The Army’s $200 Billion Makeover: March to Modernize Proves Ambitious and Controversial. That is the title of an article today in the Washington Post. Here from the article is a sketch of the scope of the ambitious effort the Army has underway to maximize its effectiveness:
In the Army’s vision, the war of the future is increasingly combat by mouse clicks. It’s as networked as the Internet, as mobile as a cellphone, as intuitive as a video game. The Army has a name for this vision: Future Combat Systems, or FCS. The project involves creating a family of 14 weapons, drones, robots, sensors and hybrid-electric combat vehicles connected by a wireless network. It has turned into the most ambitious modernization of the Army since World War II and the most expensive Army weapons program ever, military officials say.
Whatever you may think of what the Army is doing, I believe you will agree that the education industry has thus far done nothing similar. The potential for learning by mouse click is held at arms length, and often the wireless, mobile devices students carry for social. safety and entertainment purposes have been forbidden inside schools.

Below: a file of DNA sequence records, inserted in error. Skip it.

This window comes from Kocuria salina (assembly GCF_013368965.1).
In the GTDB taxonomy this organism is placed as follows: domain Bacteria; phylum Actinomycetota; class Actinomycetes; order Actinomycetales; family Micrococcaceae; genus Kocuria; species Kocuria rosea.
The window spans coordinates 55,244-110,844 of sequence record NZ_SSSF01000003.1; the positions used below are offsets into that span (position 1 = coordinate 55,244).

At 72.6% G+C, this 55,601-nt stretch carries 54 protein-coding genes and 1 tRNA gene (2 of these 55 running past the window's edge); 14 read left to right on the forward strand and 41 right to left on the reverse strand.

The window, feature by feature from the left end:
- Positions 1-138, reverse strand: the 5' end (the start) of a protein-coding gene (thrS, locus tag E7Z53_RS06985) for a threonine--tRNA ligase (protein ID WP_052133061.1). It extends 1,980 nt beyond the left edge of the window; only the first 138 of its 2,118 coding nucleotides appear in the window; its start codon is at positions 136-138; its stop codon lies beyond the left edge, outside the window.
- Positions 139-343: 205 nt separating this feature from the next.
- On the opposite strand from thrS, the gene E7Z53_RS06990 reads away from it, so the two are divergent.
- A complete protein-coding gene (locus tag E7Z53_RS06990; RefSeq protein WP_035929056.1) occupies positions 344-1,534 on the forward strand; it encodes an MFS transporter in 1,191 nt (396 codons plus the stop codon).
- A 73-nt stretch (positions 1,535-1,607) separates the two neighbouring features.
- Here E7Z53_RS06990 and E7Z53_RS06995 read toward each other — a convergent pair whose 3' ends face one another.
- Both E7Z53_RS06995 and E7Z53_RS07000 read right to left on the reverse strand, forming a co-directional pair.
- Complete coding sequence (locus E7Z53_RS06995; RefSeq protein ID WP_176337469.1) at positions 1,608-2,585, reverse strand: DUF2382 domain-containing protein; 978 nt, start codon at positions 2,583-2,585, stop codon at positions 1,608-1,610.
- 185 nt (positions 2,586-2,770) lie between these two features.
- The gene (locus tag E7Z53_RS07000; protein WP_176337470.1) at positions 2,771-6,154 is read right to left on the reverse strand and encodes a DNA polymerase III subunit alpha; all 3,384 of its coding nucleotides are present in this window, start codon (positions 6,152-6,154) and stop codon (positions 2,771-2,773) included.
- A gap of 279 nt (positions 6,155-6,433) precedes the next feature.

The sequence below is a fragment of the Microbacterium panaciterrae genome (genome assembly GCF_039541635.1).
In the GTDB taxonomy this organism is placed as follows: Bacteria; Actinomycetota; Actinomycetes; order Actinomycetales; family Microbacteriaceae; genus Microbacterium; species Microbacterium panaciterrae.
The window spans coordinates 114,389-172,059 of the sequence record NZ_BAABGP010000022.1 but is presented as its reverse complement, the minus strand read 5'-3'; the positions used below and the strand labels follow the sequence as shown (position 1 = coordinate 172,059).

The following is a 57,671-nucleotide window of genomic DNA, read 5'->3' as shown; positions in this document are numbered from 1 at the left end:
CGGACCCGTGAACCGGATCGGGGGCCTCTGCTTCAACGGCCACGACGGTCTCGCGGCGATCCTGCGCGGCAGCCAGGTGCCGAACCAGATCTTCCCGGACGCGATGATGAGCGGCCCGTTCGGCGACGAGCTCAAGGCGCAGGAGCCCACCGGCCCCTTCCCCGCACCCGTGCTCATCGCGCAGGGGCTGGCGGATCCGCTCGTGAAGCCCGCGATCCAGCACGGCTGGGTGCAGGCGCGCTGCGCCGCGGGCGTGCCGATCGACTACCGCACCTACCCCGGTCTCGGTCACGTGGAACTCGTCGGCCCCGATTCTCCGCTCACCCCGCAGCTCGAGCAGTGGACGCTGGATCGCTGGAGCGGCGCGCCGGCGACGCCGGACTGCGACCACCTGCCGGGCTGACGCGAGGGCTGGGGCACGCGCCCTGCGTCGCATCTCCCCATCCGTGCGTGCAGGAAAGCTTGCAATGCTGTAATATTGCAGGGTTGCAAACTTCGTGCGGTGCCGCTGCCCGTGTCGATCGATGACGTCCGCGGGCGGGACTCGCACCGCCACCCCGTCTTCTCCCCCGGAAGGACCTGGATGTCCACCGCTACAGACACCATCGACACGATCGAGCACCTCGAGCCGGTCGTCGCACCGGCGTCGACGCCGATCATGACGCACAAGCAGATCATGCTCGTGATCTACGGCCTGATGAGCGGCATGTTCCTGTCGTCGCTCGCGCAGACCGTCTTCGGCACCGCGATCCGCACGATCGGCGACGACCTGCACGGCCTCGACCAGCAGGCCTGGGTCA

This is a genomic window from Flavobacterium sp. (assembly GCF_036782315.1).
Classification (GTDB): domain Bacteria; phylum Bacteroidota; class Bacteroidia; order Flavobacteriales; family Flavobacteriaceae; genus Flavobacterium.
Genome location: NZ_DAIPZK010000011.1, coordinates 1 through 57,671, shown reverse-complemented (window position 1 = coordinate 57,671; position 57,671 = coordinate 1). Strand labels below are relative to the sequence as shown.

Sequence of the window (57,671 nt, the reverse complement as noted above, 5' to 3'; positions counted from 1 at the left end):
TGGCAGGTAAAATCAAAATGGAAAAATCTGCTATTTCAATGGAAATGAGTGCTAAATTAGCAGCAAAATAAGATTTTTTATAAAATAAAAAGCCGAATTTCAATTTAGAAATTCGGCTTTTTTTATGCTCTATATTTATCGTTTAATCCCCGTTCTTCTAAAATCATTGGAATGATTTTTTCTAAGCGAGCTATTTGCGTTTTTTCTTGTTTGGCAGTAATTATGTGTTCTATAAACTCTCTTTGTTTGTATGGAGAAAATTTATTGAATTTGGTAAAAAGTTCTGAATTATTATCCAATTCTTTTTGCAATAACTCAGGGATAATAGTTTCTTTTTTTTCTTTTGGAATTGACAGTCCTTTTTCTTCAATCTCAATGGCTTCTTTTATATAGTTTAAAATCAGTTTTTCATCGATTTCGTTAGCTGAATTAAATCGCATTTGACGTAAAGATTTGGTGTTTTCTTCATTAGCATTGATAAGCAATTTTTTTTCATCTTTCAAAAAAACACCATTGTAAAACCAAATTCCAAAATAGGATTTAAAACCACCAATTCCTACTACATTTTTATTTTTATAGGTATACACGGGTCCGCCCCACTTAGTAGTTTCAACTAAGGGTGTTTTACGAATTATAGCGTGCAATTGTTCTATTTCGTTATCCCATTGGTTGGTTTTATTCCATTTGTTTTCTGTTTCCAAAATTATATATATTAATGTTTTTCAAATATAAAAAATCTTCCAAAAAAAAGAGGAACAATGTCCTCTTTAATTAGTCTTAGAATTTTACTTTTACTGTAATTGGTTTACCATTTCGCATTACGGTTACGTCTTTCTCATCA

The Army is hardly being avant guard in its move toward interfacing with the connected world. It follows major commerce, entertainment/media industries and other sectors. The education sector will, I believe, inevitably turn its creativity and resources toward making learning “as networked as the Internet, as mobile as a cellphone, as intuitive as a video game.”
I am very hopeful the swing toward connecting education digitally is already happening. The march of established education toward modernization will almost certainly be less expensive than maintaining the analog status quo delivery of learning resources. I cannot imagine how making over learning to interface our times could be controversial.